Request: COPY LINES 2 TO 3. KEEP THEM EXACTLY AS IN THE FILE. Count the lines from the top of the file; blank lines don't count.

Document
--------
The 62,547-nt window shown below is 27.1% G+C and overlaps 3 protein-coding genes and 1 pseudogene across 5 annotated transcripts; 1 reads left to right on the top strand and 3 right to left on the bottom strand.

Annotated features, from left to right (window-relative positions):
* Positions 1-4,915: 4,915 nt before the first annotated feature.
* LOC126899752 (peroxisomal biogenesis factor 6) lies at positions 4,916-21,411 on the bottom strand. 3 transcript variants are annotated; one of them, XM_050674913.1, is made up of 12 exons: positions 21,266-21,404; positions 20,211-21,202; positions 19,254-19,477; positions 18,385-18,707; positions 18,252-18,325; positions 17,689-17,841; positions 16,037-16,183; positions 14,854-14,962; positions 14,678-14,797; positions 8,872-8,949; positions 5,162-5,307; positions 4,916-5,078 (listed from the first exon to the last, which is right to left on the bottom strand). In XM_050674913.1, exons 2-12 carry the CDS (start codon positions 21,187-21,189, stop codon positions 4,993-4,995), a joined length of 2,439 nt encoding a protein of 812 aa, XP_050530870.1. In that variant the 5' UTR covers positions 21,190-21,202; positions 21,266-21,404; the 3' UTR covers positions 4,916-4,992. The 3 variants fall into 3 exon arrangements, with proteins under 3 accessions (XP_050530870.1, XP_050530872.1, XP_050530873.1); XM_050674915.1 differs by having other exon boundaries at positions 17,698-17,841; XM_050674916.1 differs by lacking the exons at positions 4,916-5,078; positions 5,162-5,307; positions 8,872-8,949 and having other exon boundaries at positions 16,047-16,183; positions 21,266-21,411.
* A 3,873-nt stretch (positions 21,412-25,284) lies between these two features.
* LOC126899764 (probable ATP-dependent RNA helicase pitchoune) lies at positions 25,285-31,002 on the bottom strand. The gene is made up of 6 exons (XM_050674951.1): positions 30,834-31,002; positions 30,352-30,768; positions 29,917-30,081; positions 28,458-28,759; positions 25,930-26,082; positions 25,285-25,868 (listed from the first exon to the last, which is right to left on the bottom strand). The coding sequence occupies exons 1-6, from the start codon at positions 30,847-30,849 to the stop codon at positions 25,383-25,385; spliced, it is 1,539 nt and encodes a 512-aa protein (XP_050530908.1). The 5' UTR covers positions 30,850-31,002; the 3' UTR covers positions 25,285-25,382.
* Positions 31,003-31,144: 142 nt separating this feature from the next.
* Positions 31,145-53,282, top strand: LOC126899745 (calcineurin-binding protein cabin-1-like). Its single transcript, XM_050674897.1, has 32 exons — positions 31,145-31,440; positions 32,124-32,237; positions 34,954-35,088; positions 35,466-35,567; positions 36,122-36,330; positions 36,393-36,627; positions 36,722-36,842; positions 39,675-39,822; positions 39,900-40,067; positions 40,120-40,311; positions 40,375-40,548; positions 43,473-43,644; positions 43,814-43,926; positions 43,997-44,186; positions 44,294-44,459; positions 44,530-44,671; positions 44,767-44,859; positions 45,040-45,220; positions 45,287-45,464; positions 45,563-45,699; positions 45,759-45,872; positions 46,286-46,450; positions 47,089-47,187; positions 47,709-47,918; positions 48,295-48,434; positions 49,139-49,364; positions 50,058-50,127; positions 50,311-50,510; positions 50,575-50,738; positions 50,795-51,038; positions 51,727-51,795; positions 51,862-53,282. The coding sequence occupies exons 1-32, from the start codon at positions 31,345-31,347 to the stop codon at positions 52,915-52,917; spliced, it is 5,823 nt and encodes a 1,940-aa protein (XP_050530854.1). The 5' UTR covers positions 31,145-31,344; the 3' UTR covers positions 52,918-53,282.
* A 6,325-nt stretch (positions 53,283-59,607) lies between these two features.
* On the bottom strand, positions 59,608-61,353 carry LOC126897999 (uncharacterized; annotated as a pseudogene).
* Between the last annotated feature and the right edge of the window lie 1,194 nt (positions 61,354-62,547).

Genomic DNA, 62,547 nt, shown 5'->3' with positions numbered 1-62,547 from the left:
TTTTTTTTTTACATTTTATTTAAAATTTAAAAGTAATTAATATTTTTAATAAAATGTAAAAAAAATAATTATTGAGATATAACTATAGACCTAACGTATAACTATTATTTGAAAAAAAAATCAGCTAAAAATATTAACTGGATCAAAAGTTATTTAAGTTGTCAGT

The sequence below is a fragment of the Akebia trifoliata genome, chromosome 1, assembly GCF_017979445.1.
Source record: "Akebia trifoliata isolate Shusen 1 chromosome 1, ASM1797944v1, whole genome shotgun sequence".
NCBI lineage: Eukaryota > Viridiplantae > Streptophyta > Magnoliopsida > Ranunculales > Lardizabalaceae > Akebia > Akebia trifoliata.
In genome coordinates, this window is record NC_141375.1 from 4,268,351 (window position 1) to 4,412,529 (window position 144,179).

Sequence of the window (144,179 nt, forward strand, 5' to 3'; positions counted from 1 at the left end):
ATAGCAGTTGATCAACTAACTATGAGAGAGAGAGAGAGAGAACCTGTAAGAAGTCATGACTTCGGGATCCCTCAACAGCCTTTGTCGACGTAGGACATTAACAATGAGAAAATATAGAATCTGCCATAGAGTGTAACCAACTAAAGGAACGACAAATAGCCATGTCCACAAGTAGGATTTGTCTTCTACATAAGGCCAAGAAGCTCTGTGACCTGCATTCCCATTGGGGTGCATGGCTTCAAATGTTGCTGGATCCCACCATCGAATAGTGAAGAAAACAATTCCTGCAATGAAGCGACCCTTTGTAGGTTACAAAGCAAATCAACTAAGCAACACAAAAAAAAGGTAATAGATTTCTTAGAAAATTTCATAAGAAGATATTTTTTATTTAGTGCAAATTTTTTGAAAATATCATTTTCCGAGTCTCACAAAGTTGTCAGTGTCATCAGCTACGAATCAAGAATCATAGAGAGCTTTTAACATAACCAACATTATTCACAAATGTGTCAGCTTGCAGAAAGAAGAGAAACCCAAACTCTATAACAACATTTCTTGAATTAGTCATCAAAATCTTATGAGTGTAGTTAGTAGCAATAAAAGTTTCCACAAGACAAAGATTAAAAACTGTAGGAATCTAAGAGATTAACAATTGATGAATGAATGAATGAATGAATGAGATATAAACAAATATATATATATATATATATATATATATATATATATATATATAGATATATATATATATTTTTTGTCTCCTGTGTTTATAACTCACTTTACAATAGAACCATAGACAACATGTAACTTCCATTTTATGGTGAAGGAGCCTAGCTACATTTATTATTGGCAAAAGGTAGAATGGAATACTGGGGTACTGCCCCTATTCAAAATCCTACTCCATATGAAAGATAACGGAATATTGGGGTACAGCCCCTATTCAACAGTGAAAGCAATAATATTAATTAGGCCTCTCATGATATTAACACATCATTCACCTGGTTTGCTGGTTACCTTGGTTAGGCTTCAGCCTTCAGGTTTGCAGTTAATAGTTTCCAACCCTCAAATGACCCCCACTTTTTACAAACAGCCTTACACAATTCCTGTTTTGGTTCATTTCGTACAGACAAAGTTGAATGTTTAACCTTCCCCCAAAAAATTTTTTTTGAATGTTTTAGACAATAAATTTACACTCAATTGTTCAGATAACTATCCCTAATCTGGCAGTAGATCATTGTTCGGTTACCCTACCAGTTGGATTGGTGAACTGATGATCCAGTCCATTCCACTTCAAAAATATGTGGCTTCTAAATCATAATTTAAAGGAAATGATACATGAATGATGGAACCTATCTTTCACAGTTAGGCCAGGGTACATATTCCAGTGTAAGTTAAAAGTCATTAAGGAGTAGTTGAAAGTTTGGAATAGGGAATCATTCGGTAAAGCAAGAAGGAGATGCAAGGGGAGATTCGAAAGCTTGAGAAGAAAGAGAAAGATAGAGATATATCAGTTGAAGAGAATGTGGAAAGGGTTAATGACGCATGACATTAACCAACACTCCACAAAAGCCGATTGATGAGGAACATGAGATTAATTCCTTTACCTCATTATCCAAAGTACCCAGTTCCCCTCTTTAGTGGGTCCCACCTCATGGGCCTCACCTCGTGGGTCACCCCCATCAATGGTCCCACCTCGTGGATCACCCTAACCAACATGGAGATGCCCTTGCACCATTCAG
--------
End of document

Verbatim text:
Annotated features, from left to right (window-relative positions):
* Positions 1-4,915: 4,915 nt before the first annotated feature.